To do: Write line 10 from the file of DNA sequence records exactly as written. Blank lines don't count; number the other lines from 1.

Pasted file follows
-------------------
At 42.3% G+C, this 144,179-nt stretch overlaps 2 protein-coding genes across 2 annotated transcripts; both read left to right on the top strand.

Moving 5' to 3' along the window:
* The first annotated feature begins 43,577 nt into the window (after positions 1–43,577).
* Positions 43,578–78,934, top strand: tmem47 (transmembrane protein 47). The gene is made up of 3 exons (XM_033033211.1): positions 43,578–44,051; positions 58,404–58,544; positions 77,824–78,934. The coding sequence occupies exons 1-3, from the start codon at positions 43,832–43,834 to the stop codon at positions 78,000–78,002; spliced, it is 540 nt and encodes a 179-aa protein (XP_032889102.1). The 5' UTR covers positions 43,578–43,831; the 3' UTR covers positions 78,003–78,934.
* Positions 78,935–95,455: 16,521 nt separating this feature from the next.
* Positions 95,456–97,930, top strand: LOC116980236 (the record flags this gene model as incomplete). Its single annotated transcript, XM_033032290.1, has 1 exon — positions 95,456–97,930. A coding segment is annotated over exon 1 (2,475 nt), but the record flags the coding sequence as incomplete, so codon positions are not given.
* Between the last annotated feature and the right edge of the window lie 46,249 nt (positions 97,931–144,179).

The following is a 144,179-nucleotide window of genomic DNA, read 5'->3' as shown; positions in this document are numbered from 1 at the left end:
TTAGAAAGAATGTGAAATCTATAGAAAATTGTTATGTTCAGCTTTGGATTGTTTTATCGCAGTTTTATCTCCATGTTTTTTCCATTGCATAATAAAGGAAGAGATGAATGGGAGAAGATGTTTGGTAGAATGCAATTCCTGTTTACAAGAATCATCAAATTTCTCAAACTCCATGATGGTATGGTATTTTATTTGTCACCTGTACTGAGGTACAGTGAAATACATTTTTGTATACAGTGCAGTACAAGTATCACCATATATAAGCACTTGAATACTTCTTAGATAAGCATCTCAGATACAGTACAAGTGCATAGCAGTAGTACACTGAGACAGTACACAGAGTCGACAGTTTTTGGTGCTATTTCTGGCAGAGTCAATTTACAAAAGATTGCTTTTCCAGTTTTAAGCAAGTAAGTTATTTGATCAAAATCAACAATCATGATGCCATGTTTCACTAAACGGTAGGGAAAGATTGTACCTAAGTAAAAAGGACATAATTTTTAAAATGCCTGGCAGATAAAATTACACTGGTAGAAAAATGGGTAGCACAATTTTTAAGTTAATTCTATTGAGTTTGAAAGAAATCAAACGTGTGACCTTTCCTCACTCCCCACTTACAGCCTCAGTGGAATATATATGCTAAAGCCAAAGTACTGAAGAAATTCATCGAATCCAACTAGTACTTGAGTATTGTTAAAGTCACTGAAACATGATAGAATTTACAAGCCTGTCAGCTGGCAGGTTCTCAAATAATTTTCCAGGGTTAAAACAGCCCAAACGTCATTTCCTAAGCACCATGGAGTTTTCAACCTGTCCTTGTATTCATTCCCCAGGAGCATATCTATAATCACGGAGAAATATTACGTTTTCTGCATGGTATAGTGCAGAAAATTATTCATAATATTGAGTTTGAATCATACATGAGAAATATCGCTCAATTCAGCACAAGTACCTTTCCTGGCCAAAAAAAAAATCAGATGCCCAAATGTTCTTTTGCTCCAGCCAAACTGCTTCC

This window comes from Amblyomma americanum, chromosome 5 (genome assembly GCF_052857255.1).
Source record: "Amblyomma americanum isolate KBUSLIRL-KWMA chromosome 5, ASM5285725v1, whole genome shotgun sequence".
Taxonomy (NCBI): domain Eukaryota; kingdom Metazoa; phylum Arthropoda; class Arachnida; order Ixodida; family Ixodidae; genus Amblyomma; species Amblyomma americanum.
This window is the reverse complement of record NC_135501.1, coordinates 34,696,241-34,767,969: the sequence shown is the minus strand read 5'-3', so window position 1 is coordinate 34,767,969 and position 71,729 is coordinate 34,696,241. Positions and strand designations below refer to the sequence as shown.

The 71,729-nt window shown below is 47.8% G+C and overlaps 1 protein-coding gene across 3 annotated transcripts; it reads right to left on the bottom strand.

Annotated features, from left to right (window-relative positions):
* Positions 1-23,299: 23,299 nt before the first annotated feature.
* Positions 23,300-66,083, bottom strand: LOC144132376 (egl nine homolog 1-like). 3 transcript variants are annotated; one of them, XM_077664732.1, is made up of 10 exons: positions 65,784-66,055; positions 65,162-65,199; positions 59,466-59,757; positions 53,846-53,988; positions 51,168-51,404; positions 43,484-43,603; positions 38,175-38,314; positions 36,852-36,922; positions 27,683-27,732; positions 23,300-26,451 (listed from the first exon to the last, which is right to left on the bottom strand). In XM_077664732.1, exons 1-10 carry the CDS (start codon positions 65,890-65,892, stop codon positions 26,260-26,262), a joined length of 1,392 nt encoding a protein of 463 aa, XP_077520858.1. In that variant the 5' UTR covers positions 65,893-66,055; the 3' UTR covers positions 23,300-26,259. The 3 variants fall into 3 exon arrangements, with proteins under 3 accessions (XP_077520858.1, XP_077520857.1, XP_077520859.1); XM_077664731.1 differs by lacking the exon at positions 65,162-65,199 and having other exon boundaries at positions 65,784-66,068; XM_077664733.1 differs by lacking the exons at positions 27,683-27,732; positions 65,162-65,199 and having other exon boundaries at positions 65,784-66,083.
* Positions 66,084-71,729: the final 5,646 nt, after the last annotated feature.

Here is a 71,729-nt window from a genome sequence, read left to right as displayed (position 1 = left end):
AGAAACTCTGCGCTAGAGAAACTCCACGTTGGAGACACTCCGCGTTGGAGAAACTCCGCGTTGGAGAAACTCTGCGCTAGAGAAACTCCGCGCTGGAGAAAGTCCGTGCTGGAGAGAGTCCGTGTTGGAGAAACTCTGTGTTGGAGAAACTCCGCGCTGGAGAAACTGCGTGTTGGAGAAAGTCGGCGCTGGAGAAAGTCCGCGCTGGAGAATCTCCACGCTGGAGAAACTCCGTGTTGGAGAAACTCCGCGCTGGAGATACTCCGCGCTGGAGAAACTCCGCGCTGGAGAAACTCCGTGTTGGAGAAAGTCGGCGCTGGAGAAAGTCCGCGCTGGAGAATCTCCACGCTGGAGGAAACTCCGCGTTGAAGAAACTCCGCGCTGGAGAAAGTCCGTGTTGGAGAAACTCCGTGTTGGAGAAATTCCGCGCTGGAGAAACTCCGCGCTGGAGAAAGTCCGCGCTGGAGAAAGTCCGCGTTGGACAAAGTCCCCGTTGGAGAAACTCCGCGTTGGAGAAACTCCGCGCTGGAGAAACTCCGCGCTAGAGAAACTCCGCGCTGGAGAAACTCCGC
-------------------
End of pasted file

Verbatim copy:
This window comes from Amblyomma americanum, chromosome 5 (genome assembly GCF_052857255.1).